business news in context, analysis with attitude

The New York Times this morning features a front-page piece on the growing popularity of touch-screen kiosks, noting that from airports to supermarkets, ski resorts to banks, "a new generation of self-service machines is slipping into the daily lives of many Americans. Rejected for decades as too complicated, the machines are being embraced by a public whose faith in technology has grown as its satisfaction with more traditional forms of customer service has diminished. Faced with the alternative — live people — it seems that many consumers now prefer the machines."

The NYT reports that close to 13,000 self- checkout systems will have been installed in American retail stores by the end of this year, more than double the number in 2001.

However, while the kiosks are celebrated for their convenience, some critics are concerned about the impact they could have on people's ability to socialize.

"The question we should be talking about is not how much faster do you get your chicken if you go through a kiosk," Sherry Turkle, a psychologist at the Massachusetts Institute of Technology who studies human interactions with digital devices, told the NYT. "The question is, `What is it doing to our social world when we deploy this technology to all these parts of the life cycle?' "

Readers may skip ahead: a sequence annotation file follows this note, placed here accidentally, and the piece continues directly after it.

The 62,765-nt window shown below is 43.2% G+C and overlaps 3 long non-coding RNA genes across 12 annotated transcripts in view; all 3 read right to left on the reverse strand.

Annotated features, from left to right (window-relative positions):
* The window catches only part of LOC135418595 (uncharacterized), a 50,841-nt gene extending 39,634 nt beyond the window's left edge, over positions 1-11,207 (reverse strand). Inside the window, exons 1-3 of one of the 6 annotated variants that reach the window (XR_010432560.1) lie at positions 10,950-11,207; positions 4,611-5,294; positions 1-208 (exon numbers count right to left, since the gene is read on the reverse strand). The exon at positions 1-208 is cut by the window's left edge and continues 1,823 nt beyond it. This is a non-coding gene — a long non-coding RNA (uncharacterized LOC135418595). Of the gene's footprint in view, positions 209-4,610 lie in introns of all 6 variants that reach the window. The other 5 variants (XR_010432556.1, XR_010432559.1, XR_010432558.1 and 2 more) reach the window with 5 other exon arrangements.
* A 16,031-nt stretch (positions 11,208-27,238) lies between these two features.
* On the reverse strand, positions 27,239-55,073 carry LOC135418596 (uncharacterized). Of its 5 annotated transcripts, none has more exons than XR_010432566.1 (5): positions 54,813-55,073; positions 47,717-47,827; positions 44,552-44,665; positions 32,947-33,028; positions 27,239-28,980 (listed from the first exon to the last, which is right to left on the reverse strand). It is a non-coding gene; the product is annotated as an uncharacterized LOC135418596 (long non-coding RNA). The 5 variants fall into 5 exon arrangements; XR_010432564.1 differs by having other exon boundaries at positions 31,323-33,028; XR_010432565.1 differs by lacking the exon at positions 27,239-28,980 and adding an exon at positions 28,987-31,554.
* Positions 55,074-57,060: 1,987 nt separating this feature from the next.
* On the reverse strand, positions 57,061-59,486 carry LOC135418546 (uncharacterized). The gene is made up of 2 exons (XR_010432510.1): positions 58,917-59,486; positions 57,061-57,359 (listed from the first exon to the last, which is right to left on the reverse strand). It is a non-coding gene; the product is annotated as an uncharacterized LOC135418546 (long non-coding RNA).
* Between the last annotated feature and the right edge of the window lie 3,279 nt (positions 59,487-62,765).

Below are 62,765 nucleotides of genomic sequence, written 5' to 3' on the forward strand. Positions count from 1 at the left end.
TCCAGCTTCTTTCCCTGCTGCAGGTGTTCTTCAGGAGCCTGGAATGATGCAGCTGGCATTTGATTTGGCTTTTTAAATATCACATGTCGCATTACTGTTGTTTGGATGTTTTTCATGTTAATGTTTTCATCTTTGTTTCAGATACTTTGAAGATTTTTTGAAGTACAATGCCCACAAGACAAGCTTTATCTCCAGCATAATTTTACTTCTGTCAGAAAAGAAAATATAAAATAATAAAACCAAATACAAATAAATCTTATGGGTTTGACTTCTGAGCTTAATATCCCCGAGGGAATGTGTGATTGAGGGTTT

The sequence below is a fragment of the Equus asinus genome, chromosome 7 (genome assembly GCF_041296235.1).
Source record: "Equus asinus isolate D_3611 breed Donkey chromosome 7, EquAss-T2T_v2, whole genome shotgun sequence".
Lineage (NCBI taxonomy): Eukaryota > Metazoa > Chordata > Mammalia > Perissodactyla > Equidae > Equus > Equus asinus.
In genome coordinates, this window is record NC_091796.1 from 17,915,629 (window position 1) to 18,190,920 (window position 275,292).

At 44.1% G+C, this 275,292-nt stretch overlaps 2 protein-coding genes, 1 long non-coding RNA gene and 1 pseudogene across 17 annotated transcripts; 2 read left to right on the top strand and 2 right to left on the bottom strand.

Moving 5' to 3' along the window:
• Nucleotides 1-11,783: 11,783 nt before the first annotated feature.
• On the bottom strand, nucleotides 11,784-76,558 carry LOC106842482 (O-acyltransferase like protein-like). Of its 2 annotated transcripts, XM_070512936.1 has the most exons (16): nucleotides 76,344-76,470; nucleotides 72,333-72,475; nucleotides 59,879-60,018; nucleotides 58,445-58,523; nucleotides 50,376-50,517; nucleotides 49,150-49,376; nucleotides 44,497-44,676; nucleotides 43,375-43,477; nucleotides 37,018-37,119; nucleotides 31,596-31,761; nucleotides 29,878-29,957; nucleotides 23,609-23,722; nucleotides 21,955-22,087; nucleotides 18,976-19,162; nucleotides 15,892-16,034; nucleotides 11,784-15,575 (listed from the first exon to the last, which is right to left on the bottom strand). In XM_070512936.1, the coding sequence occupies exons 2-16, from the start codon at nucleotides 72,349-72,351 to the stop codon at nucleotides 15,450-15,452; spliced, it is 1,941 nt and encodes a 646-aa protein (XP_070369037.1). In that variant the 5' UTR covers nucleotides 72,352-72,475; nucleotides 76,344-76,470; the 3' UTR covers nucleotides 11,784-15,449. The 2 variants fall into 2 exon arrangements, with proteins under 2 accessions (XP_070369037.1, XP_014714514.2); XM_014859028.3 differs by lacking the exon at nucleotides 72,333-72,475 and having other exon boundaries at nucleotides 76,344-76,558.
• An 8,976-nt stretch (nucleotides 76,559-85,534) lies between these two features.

KC's View:
The social fabric of society isn't uppermost on companies' minds, though. The fact is that kiosks cost less that people, aren't unionized, and don't demand raises or health care.

And we certainly understand the impulse.

But we share the concerns of people who say that a kind of de-socialization is taking place. By actively participating in this trend and encouraging it, retailers run the risk of creating shopping environments that are so sterile and mechanized that they fade into mediocrity.

Ironically, there was a wonderful presentation at GEMCON last week on the subject of kiosks - but the focus was on how a company like Lunds/Byerly's can use them to extend the brand and build on a tradition of customer service, not diminish human contact. It was a prescient topic for GEMCON to offer…we just hope people are paying attention.